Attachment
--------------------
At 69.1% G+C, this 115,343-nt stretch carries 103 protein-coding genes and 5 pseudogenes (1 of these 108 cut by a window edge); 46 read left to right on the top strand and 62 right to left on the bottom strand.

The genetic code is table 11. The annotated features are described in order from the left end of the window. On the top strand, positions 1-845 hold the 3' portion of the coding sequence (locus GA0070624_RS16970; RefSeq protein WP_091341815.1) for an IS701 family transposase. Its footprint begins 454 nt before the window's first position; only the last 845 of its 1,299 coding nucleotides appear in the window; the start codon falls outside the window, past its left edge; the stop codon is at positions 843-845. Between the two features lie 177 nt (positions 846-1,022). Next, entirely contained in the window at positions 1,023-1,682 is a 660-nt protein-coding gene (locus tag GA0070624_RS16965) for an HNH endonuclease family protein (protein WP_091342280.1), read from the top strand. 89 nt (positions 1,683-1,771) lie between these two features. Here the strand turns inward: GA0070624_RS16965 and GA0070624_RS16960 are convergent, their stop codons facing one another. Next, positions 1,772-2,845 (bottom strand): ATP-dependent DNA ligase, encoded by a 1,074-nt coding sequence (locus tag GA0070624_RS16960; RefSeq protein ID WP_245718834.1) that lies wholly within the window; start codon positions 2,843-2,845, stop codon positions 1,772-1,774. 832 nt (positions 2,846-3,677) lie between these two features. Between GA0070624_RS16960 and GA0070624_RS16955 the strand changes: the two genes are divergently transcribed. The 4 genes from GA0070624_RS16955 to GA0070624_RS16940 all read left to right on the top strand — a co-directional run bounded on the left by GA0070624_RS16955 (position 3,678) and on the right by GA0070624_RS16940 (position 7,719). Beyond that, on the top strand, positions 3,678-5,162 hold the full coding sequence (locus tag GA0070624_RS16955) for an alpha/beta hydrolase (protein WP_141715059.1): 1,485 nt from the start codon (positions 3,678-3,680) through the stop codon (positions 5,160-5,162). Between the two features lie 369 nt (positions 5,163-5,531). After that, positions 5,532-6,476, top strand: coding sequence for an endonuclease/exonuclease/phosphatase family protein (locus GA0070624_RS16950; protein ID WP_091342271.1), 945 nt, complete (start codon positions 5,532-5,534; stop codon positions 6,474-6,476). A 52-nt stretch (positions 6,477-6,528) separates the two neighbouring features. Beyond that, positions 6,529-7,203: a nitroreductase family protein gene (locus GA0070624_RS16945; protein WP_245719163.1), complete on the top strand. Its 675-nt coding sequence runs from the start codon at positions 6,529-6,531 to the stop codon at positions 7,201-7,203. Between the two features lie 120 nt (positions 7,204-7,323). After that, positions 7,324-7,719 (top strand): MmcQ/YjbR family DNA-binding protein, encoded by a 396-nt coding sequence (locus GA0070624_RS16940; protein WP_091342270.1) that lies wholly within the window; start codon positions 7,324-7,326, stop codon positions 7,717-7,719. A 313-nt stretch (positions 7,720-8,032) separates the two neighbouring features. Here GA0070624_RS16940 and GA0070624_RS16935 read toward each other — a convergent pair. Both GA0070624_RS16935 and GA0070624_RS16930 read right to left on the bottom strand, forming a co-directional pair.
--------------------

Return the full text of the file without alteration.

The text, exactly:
At 69.1% G+C, this 115,343-nt stretch carries 103 protein-coding genes and 5 pseudogenes (1 of these 108 cut by a window edge); 46 read left to right on the top strand and 62 right to left on the bottom strand.

The genetic code is table 11. The annotated features are described in order from the left end of the window. On the top strand, positions 1-845 hold the 3' portion of the coding sequence (locus GA0070624_RS16970; RefSeq protein WP_091341815.1) for an IS701 family transposase. Its footprint begins 454 nt before the window's first position; only the last 845 of its 1,299 coding nucleotides appear in the window; the start codon falls outside the window, past its left edge; the stop codon is at positions 843-845. Between the two features lie 177 nt (positions 846-1,022). Next, entirely contained in the window at positions 1,023-1,682 is a 660-nt protein-coding gene (locus tag GA0070624_RS16965) for an HNH endonuclease family protein (protein WP_091342280.1), read from the top strand. 89 nt (positions 1,683-1,771) lie between these two features. Here the strand turns inward: GA0070624_RS16965 and GA0070624_RS16960 are convergent, their stop codons facing one another. Next, positions 1,772-2,845 (bottom strand): ATP-dependent DNA ligase, encoded by a 1,074-nt coding sequence (locus tag GA0070624_RS16960; RefSeq protein ID WP_245718834.1) that lies wholly within the window; start codon positions 2,843-2,845, stop codon positions 1,772-1,774. 832 nt (positions 2,846-3,677) lie between these two features. Between GA0070624_RS16960 and GA0070624_RS16955 the strand changes: the two genes are divergently transcribed. The 4 genes from GA0070624_RS16955 to GA0070624_RS16940 all read left to right on the top strand — a co-directional run bounded on the left by GA0070624_RS16955 (position 3,678) and on the right by GA0070624_RS16940 (position 7,719). Beyond that, on the top strand, positions 3,678-5,162 hold the full coding sequence (locus tag GA0070624_RS16955) for an alpha/beta hydrolase (protein WP_141715059.1): 1,485 nt from the start codon (positions 3,678-3,680) through the stop codon (positions 5,160-5,162). Between the two features lie 369 nt (positions 5,163-5,531). After that, positions 5,532-6,476, top strand: coding sequence for an endonuclease/exonuclease/phosphatase family protein (locus GA0070624_RS16950; protein ID WP_091342271.1), 945 nt, complete (start codon positions 5,532-5,534; stop codon positions 6,474-6,476). A 52-nt stretch (positions 6,477-6,528) separates the two neighbouring features. Beyond that, positions 6,529-7,203: a nitroreductase family protein gene (locus GA0070624_RS16945; protein WP_245719163.1), complete on the top strand. Its 675-nt coding sequence runs from the start codon at positions 6,529-6,531 to the stop codon at positions 7,201-7,203. Between the two features lie 120 nt (positions 7,204-7,323). After that, positions 7,324-7,719 (top strand): MmcQ/YjbR family DNA-binding protein, encoded by a 396-nt coding sequence (locus GA0070624_RS16940; protein WP_091342270.1) that lies wholly within the window; start codon positions 7,324-7,326, stop codon positions 7,717-7,719. A 313-nt stretch (positions 7,720-8,032) separates the two neighbouring features. Here GA0070624_RS16940 and GA0070624_RS16935 read toward each other — a convergent pair. Both GA0070624_RS16935 and GA0070624_RS16930 read right to left on the bottom strand, forming a co-directional pair.